(And that all theories based on empirical observation data (aka. "real life") are valid.)
update 12:02 PM 9/5/2007: In other news, Queen guitarist Brian May finally completes his PhD. thesis on Astrophysics after over 30 years. He will be given his PhD on September pending corrections.
History does repeat itself. Never exactly -- there are always enough differences in the details that people who are determined not to learn anything from the past can find an excuse.
But history shows patterns precisely because human beings don't change.
After the First World War (then called the Great War), Britain and France were exhausted. They had triumphed -- barely -- but they had left more than a million dead soldiers on the battlefields.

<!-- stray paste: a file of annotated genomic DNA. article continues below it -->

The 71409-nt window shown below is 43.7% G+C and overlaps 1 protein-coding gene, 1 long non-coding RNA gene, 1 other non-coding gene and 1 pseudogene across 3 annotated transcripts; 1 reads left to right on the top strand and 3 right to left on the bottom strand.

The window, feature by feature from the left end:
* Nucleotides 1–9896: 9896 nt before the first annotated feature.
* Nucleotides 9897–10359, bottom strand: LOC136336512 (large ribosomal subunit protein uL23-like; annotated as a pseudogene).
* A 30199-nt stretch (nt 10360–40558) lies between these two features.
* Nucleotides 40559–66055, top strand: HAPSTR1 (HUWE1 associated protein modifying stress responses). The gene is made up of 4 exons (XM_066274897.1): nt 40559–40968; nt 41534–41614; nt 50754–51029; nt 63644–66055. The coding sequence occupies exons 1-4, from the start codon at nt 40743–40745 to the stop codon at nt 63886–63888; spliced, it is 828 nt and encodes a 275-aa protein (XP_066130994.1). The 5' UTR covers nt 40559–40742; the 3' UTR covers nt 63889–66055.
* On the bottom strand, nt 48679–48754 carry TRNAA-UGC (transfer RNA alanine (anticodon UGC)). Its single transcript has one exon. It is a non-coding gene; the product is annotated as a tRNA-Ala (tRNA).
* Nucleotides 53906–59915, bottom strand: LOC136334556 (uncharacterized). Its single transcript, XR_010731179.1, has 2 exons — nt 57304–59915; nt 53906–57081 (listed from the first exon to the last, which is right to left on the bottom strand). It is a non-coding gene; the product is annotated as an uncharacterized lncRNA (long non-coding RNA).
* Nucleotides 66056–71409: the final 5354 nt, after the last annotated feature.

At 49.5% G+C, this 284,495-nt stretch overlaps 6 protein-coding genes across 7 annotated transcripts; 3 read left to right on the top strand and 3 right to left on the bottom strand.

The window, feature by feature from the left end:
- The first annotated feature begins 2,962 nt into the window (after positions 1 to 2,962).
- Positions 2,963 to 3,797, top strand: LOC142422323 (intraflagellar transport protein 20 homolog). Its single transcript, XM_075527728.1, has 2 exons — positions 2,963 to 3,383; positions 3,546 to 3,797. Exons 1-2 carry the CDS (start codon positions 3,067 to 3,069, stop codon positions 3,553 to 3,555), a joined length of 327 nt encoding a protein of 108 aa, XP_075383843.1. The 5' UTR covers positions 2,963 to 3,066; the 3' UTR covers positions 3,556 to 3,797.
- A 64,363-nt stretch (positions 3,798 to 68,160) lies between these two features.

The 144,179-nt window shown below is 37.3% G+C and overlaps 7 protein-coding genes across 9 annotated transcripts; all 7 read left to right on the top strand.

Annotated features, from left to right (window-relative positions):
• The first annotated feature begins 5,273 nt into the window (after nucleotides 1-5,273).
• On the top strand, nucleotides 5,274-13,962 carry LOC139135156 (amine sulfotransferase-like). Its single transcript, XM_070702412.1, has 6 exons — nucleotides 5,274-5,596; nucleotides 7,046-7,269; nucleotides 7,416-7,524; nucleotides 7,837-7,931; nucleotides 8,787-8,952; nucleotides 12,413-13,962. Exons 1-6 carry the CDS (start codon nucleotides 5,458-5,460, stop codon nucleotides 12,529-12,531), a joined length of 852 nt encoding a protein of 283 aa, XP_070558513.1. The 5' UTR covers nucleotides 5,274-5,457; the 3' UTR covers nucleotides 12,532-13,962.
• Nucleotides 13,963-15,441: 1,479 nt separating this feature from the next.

Germany suffered nearly as badly. But the German people did not feel defeated. They were ripe for Adolf Hitler to come along and tell them that they had really won the war, except that they were stabbed in the back by traitors at home.
So as Adolf Hitler began to rearm Germany, preparing for a rematch, he found an enemy that simply did not want to fight any kind of war at all.
WorldWatch - June 3, 2007 - Learning from History - The Ornery American by Orson Scott Card
Over-quoted from the Detroit News website :
Miles Levin, whose blog inspired thousands, dies
Sunday, August 19, 2007
Laura Berman / The Detroit News
Miles Alpern Levin, whose on-line writings about his fight against cancer inspired and moved thousands of readers, died early this morning at home in Bloomfield Township.